By Eric Peterson | Mar 06, 2015
Pickles, Bloody Mary Mix
Founded: May 2012
Co-founders Justin Park and Tyler DuBois are focused on craft pickles, but an unexpected byproduct of their brining process is driving dynamic growth.
DuBois and Park's pickle-making hobby spiraled into a business in 2012 after the pair made pickles for the latter's wedding.
"The hobby went out of control," says Park. "We started small at the farmers markets and really have been taking it one step at a time since then."
The company now makes five kinds of pickles, including Caraway Garlic, Habanero Horseradish, and Jalapeno Honey dills, Spicy Caribbeans and Sweet Molasses Chips, as well as Bloody Mary Mix.
Sales doubled in 2013 and again in 2014, and this year is bringing even more growth. The company now ships more than 1,000 jars a week.
A big driver: The Real Dill Bloody Mary Mix. "It's definitely our hottest item," says Park, noting that the product's development was somewhat serendipitous. "We never had any plans of making Bloody Mary mix."
Initially, DuBois and Park dumped the leftover cucumber-infused water down the drain. "We used to throw it out, but it smelled so good and it tasted so good, we felt guilty about throwing it out."
In May 2013, the duo began adding tomato juice and spices to make the Bloody Mary mix and the market gulped it down. It's now The Real Dill's top seller and there's sometimes a need to juice cucumbers when there's not enough pickling byproduct.
Denver's Crooked Stave is distributing the mix to liquor stores and bars. "We're really psyched about working with them," says Park. "They're super-creative, like-minded individuals who are fun to work with. We were the first non-alcoholic item in their portfolio."
Not that Park and DuBois are moving away from their core product. It's just that margins are higher with Bloody Mary mix, says Park, and it's also easier to make. "Pickles are a much more laborious product to make and we're not making any compromises."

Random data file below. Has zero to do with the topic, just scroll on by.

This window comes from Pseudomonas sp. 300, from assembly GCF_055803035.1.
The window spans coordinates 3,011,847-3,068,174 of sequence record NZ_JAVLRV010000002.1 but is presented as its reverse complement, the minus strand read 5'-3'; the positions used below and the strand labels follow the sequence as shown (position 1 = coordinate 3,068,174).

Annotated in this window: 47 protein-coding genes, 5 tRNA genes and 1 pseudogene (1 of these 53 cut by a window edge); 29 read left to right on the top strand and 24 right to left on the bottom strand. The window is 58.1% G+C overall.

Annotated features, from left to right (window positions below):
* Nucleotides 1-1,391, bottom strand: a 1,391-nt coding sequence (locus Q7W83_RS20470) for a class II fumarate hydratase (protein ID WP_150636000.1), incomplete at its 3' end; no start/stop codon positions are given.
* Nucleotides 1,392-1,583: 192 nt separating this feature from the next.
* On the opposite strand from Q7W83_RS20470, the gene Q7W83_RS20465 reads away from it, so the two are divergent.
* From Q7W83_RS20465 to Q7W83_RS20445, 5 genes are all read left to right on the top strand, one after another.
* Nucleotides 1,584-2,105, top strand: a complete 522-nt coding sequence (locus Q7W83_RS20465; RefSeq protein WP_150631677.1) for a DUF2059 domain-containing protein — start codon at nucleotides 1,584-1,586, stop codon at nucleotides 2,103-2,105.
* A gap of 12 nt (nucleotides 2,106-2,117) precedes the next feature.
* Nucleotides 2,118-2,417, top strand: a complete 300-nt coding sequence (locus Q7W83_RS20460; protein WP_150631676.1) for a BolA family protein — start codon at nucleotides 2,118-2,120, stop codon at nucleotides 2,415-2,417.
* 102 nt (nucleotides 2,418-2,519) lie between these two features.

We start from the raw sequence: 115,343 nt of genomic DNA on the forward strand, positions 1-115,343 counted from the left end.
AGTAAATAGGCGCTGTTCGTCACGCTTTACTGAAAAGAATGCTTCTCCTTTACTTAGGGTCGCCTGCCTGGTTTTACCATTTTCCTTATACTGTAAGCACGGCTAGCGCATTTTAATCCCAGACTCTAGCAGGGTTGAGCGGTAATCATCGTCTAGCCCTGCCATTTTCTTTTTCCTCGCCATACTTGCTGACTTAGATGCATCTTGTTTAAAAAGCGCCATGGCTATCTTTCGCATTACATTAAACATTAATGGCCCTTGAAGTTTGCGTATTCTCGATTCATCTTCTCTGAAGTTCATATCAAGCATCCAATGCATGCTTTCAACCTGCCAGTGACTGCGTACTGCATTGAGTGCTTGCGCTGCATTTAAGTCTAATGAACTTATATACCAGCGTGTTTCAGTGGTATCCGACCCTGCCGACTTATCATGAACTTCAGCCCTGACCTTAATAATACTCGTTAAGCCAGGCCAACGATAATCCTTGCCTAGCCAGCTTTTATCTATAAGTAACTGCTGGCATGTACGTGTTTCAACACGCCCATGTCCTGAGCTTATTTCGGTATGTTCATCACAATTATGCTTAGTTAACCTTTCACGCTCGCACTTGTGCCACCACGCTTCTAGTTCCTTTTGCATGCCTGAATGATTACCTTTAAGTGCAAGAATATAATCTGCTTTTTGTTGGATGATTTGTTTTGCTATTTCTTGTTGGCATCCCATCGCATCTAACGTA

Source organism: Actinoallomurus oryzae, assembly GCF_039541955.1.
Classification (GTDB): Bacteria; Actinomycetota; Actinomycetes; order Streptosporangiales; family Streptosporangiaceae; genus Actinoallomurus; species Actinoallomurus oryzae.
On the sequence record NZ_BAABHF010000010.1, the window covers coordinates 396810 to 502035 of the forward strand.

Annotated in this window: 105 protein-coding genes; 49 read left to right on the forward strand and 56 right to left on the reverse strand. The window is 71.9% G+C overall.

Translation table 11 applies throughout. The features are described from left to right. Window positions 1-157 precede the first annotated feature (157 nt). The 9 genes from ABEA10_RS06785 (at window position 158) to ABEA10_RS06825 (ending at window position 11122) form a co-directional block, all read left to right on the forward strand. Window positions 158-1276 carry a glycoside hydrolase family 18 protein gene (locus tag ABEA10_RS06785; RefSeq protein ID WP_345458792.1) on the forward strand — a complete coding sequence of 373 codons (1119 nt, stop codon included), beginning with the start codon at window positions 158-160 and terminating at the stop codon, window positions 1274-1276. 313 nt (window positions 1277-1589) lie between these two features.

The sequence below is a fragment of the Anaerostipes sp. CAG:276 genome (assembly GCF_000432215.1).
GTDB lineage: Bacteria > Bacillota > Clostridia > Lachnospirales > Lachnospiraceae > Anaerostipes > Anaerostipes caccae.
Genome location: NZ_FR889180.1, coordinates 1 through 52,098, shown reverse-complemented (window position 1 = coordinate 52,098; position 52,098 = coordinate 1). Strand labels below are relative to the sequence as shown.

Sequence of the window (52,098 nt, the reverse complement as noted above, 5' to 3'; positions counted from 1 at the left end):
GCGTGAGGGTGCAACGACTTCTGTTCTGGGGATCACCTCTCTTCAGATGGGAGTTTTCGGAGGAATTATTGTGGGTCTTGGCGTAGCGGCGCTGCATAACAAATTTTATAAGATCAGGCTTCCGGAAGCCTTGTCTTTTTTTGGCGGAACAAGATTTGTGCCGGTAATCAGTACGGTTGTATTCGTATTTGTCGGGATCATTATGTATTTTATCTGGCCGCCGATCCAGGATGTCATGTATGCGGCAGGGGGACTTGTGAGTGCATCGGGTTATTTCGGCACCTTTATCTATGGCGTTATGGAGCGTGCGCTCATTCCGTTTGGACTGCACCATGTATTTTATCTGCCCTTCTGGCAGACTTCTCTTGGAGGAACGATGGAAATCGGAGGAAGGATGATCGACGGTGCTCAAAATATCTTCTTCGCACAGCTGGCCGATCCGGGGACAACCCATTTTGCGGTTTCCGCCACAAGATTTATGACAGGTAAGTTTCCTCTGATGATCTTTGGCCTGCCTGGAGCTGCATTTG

To this end, the unexpected success of the Bloody Mary mix allows The Real Dill to keep a small-batch, craft ethos front and center with its pickles, which are made, packaged, and aged for a minimum of two weeks at The Dillery.
But it's something of a juggling act, says Park. "Every jar of pickles we make is four more jars of Bloody Mary mix we could have made. It's definitely about finding a balance."
In October 2014, the company moved into a 4,600-square-foot facility (a.k.a. "The Dillery") in Denver's Baker neighborhood that it shares with Elevation Organic Ketchup, RedCamper and Backyard Soda Co. and consolidated operations. It's a major step up from their former kitchen -- it was 350 square feet in all.
"We were paying rent at four different places -- the commissary and three storage units," says Park. The new facility "allows us to be way more efficient."
The Real Dill now has 200 retail, restaurant, and bar accounts in 17 states. "We've really focused on specialty food stores, independently owned for the most part," says Park, noting that it will soon go into Whole Foods on a small scale. "That's by choice." The reason is the indie stores' target market -- "people who really care about food" -- perfectly overlaps with that of The Real Dill, he adds.
But Park and DuBois haven't turned their back on their roots. Farmers markets and other events remain a pillar of The Real Dill's marketing strategy. "We did 250 events last year," says Park. "We'll probably do that many again this year."
The events include markets, in-store samplings, and parties -- a spicy pickle eating competition is often a component at the latter. Bubba Beatle is three-time reigning champion. "This guy's a beast," jokes DuBois.
Coming soon is Beers & Spears at Denver Beer Co., where pickles are paired with craft beer. DuBois and Park have also partnered with Colorado brewers to produce small batches of hops-infused pickles. In 2013, they used Great Divide Titan IPA; coming soon is a Odell Myrcenary Double IPA pickle.
Small, seasonal batches of pickled vegetables beyond the cucumber are also in the works -- pumpkin and Brussels sprouts are possibilities, says Park. "It's about bringing something to the table that's new and different."
Challenges: "Sourcing is always a challenge," says DuBois. "It's hard to stay on top of and easy to never be happy with."
Adds Park: "We are seeing challenges in the not-too-distant future about production capacity."
Opportunities: There's plenty of runway of growth with the Bloody Mary mix, says Park. "It definitely presents the biggest opportunity for us right now" -- thanks to "more flexible margins."
Needs: For the time being, not too much. "Right now, we're in a pretty good place," says Park. "We're turning down opportunities -- our demand is definitely higher than our supply."